The Atari Women 8-bit Heroine Costume, a project created by HCDE students in the Atari Women research group, will be on exhibit at Hypnotica 2019: a DXARTS technological wearables fashion show.
The Atari Women 8-bit Heroine Costume was among the critical design artifacts created in a Winter 2019 HCDE Directed Research Group, co-led by visiting Professor Pernille Bjørn and Assistant Professor Daniela Rosner. Students in the class used collaborative design processes to develop interactive artifacts that highlight the stories of Atari women, or the women who made crucial engineering contributions to early video games.
Students Kellie Dunn, Carina Dempsey, and Melody Xu chose the language of cosplay to draw people into the story of Atari women. Their superhero costume is constructed around a standard work coverall and features color changing NeoPixels embedded in the fabric to create a blinking rainbow in the shape of the Atari logo. The rainbow symbolizes the gender diversity advocated by Atari women and is a nod to some of the original animations of the logo. The top of the costume features eight boxes wired with LEDs, each representing an individual Atari woman. The costume is designed to hold various body shapes and personal styles to fit, and to not objectify the wearer’s body. Instead, the outfit conveys the legacy and important historical archives women’s contribution to gaming.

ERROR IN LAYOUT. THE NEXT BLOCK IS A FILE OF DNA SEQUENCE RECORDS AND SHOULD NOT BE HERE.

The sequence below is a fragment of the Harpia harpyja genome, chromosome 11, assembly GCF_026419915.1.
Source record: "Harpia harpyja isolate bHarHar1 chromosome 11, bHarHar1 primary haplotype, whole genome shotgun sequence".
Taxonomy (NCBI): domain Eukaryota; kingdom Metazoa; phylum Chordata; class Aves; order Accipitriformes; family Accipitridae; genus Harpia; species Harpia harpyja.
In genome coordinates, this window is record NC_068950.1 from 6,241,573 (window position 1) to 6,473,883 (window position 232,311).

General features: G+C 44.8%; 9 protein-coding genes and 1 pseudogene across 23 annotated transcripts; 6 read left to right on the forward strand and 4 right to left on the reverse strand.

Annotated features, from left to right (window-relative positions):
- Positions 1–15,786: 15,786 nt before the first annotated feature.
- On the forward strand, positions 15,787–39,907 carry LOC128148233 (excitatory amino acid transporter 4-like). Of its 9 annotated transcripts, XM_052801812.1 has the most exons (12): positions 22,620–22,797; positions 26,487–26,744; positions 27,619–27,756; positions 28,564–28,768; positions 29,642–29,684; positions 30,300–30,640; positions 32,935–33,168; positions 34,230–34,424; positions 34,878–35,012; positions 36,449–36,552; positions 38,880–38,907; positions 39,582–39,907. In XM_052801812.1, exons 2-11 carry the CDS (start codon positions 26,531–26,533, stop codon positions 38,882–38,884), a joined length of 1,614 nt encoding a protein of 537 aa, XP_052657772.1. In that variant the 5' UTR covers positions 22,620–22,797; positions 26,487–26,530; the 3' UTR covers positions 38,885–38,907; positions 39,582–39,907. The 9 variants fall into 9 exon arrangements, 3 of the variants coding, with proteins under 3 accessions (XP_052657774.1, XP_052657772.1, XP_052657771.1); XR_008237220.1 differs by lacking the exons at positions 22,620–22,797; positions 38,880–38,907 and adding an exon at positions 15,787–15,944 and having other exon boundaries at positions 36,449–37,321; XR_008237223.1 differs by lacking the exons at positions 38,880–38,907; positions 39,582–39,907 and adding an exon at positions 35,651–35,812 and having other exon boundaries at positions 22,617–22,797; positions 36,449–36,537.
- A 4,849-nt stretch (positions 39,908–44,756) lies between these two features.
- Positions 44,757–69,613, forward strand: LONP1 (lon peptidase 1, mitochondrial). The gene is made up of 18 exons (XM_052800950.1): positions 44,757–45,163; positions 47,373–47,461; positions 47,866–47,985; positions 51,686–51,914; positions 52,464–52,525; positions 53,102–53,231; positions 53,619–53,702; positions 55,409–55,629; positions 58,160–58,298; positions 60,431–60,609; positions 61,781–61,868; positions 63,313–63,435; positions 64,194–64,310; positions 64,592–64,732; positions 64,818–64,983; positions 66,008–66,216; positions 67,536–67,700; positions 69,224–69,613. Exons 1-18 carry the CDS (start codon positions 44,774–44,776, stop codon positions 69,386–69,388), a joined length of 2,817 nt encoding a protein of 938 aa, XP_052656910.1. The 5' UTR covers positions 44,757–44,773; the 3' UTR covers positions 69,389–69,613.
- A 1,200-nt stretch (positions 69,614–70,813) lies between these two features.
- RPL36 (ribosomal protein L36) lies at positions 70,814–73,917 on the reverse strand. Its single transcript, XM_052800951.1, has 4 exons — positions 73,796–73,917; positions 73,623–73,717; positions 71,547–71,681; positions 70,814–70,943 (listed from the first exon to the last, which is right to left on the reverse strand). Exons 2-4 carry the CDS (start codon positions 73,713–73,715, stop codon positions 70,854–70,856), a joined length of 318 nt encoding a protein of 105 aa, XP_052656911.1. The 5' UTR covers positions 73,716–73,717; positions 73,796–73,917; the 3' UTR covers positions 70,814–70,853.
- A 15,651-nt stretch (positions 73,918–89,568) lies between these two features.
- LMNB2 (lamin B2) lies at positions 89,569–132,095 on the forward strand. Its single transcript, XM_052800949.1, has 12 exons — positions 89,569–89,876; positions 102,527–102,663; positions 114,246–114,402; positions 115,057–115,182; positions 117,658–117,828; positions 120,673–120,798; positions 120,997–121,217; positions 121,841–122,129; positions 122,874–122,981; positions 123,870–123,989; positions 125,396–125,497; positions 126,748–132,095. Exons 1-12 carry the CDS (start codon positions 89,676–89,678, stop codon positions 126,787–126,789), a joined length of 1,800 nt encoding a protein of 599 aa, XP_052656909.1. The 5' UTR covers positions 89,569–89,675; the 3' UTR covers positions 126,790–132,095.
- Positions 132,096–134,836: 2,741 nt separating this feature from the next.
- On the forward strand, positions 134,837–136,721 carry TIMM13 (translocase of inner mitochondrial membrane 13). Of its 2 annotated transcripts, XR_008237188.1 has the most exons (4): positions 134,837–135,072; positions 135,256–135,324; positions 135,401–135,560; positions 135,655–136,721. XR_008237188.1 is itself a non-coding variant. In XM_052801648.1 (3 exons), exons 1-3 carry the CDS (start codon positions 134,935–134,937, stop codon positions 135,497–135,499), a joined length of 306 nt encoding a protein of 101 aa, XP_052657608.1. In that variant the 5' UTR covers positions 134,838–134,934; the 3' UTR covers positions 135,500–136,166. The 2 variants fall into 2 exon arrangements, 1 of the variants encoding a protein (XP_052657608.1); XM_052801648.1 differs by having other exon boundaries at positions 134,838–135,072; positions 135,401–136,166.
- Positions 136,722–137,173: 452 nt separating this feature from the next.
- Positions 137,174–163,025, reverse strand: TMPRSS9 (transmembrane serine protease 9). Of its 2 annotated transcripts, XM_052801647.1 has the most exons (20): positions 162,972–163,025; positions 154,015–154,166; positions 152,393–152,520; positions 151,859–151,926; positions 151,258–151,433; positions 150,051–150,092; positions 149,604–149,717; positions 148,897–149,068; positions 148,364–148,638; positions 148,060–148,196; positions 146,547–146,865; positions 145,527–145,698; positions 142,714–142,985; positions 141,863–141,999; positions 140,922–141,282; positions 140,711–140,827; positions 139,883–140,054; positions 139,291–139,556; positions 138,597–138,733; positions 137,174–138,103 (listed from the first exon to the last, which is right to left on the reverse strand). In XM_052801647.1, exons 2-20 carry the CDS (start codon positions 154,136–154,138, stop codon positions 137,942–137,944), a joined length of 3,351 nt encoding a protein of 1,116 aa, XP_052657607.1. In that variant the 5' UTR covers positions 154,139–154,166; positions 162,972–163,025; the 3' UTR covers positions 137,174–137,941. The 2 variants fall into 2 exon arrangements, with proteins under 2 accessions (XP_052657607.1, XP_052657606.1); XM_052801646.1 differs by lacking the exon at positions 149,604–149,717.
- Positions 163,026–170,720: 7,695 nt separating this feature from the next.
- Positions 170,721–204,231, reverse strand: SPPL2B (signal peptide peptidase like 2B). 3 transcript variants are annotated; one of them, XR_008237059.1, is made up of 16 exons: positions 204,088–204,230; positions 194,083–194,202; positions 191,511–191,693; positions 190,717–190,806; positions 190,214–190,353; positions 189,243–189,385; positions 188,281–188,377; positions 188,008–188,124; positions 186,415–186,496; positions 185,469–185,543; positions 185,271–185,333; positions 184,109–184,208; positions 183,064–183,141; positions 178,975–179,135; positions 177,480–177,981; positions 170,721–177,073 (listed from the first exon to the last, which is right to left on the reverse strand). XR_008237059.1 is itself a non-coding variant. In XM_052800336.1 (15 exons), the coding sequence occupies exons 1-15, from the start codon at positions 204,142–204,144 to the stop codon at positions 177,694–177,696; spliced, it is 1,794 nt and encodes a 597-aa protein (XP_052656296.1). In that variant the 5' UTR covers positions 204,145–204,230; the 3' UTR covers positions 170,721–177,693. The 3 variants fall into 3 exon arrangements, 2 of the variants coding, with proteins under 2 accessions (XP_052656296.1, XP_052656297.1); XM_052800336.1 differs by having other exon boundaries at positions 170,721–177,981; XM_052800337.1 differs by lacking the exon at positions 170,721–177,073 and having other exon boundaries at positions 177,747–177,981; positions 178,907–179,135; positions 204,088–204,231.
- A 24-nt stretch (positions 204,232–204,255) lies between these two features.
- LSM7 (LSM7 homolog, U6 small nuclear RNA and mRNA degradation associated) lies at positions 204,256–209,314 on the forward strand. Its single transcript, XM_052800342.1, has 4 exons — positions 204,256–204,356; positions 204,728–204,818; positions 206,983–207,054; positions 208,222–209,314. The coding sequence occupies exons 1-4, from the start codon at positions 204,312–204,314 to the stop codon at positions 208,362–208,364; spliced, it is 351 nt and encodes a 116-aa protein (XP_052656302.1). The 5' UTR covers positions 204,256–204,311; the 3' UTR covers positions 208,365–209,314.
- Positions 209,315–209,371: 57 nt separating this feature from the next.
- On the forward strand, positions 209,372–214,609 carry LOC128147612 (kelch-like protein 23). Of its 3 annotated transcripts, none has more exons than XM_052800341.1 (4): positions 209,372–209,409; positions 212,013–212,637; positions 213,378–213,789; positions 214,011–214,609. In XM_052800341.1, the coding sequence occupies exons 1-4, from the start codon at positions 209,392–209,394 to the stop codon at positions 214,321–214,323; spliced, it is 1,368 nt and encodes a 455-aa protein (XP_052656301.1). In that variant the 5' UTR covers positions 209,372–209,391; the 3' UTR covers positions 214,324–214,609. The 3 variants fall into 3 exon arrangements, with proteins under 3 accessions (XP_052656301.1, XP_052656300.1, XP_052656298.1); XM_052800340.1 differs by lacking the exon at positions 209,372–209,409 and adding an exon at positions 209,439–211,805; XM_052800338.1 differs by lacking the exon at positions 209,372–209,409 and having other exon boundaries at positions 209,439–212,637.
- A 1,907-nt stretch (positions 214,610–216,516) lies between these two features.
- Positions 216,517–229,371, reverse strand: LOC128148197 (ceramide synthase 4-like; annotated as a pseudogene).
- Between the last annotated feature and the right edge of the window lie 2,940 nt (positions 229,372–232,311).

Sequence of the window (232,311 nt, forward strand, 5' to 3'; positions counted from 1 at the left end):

View the Atari Women 8-bit Heroine Costume, and several other technological wearables designed by UW students at 7 p.m. on June 6, 2019, at Hyena Culture Loft in Seattle's Pioneer Square. Details about Hypnotica 2019 here.
Read more about the Atari Women and discover other artifacts created by the group at Atariwomen.org.